Case Study:  A 28 years old female presented in the OP with complains of palpitations and giddiness. There was a positive history of anxiety, chest pain and episodes of fainting. The presentation was ideal for holter monitoring to narrow down the diagnosis. She was prescribed a 5 day smart heart holter monitoring program. The holter report demonstrated the occurrence of Short PR Interval (< 120ms) with Prolonged QRS Complexes (>110ms). The instances of premature ventricular complexes and supra ventricular complexes were shown with magnitude and time of occurrence on those 5 days. The AI engine of the Vigo platform analysed the report and suggest the presence of WPW syndrome by reading the short PR interval and prolonged QRS complexes. Furthermore, the appearance of premature ventricular complexes were suggested as benign. The patient was treated conservatively. The clear and precise smart heart ECG report avoided the need for surgical intervention in the patient. The follow up ECGs showed fewer instances of tachycardias. 

WPW Syndrome:

Wolff-Parkinson-White is characterized by presence of congenital “accessory pathway” . This pathway connects the electrical system of atria and ventricle directly by bypassing atrioventriclar node. This phenomenon thus produces episodes of tachyarrthmias. It was first described in 1930 by Luis Wolf, John Parkinson and Paul Dudley White. The syndrome shows the incidence of 0.1-0.3 per 1000 and is associated with risk of sudden cardiac death.

Understanding the occurrences of tachyarrthmias

In a normal heart sinus node is the gatekeeper to create necessary action potential to maintain appropriate heart pressure for normal body circulation. In cases of WPW, an electric pathway bypasses the sinus code and reaches the ventricle earlier. This detour activates the ventricle too early and is known as “preexcitation”. The extra pathway can also transmit electrical impulses from the ventricles back to the atria, disrupting the coordinated movement of the electrical signals through the heart, leading to changes in the heart rhythm.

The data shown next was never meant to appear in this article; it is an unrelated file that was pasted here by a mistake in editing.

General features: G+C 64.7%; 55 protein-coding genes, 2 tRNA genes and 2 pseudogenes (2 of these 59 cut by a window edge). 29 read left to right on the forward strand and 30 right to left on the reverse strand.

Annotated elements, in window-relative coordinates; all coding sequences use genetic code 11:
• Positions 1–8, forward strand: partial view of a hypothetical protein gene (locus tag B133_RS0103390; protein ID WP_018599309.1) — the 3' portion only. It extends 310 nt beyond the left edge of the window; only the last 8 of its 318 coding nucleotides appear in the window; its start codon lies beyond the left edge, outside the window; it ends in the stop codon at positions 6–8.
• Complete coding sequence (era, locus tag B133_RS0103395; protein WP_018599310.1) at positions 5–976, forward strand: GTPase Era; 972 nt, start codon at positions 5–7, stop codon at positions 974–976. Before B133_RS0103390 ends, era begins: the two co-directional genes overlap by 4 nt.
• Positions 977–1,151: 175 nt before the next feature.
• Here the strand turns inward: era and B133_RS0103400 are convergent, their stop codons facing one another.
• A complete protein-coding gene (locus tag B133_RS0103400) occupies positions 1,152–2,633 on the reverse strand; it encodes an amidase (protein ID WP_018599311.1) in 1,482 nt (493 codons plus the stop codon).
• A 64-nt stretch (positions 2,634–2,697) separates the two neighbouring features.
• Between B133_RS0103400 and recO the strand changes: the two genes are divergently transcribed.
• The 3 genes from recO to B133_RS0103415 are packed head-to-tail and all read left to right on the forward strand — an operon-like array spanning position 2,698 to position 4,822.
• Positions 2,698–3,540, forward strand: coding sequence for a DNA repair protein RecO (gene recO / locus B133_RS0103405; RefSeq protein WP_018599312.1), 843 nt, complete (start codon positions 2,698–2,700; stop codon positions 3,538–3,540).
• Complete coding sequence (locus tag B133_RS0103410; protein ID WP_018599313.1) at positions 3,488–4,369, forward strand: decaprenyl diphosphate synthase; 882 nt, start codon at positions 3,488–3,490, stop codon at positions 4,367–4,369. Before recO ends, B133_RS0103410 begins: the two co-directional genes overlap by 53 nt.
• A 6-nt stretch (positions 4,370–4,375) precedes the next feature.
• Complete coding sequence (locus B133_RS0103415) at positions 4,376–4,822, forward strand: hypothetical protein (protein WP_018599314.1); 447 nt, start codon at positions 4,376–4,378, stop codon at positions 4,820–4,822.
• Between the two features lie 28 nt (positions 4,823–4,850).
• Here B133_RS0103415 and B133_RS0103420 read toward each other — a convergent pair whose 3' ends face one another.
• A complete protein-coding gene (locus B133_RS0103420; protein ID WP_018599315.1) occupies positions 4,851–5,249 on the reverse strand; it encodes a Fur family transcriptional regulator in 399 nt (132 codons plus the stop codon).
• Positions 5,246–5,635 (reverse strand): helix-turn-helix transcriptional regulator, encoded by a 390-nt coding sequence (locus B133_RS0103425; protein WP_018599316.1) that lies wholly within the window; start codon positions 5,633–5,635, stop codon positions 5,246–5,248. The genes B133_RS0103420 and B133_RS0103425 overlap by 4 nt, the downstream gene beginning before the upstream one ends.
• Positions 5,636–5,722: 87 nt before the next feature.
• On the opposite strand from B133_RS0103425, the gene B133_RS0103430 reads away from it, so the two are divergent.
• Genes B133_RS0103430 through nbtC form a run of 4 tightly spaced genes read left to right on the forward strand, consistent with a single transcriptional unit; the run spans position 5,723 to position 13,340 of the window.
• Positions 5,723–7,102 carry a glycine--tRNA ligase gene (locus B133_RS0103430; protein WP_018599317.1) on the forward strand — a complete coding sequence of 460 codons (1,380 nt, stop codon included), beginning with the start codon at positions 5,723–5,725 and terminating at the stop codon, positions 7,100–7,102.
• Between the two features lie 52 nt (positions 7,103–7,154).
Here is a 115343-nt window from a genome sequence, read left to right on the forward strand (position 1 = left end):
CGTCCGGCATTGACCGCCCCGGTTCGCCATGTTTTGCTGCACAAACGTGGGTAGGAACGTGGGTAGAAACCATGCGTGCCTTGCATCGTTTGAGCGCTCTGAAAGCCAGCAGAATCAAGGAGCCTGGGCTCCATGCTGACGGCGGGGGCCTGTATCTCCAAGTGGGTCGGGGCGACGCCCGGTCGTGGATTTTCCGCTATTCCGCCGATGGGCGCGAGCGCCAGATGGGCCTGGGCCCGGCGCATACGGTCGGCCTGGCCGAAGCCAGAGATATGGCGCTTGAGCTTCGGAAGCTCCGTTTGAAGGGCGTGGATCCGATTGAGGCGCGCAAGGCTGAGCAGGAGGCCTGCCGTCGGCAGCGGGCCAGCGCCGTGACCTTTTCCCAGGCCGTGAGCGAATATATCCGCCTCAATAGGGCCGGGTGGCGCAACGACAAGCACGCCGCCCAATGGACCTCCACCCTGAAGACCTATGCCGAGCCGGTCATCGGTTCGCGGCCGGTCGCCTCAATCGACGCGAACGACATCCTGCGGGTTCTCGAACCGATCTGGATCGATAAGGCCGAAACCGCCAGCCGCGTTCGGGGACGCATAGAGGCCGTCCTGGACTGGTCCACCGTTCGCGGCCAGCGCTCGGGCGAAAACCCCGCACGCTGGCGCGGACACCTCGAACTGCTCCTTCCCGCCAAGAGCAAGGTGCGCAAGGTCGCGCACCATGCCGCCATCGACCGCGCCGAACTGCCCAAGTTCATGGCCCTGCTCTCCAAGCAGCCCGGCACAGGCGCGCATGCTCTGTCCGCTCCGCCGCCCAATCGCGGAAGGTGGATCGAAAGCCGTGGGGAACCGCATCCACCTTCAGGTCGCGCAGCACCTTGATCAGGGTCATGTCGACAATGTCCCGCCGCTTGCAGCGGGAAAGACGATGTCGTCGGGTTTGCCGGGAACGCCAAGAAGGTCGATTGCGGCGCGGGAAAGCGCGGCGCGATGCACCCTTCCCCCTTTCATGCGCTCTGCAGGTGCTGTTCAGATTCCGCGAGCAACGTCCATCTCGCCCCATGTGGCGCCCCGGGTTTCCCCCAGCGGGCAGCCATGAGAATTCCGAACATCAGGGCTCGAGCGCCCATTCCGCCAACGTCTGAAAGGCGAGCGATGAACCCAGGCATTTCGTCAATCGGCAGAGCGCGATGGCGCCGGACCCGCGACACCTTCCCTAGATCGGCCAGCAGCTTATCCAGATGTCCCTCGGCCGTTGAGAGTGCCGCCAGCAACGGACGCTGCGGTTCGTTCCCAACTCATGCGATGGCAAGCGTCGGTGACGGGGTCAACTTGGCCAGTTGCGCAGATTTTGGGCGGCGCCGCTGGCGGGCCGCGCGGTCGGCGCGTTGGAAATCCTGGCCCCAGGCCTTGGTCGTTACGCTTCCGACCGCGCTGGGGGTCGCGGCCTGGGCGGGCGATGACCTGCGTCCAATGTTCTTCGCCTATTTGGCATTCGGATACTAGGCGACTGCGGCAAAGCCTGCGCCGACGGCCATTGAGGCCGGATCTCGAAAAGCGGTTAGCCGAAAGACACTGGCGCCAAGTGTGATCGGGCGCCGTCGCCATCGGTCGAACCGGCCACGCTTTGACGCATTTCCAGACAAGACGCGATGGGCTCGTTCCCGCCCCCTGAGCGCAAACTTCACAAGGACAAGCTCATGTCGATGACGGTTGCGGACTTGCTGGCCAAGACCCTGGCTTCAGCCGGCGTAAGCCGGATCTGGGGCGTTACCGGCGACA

ECG changes and findings

Electrophysiology of ECG changes 

 The typical ECG finding of WPW is a short PR interval and a “delta wave.“ A delta wave is slurring of the upstroke of the QRS complex. This occurs because the action potential from the sinoatrial node is able to conduct to the ventricles very quickly through the accessory pathway, and thus the QRS occurs immediately after the P wave, making the delta wave. Clinical features

  • Younger age
  • A rapid, fluttering or pounding heartbeat (palpitations)
  • Dizziness or lightheadedness
  • Shortness of breath
  • Fatigue
  • Anxiety
  • Chest pain
  • Difficulty breathing
  • Fainting
Why do we need to diagnose and manage the condition proactively?

Stand alone WPW syndrome doesn’t cause serious problems. However, in cases of any other cardiac conditions, the combination becomes fatal. Atrial fibrillation is seen in 20% and Atrial flutter in 7% of WPW syndrome. Due to erratic action potentials, patient with WPM and AF have higher ventricular rates than those without WPW, may result in degeneration to VT or VF.


Gold standard is holtermonitoring .The device records your heart’s activity while you perform your everyday activities for days as prescribed by the treating physician.


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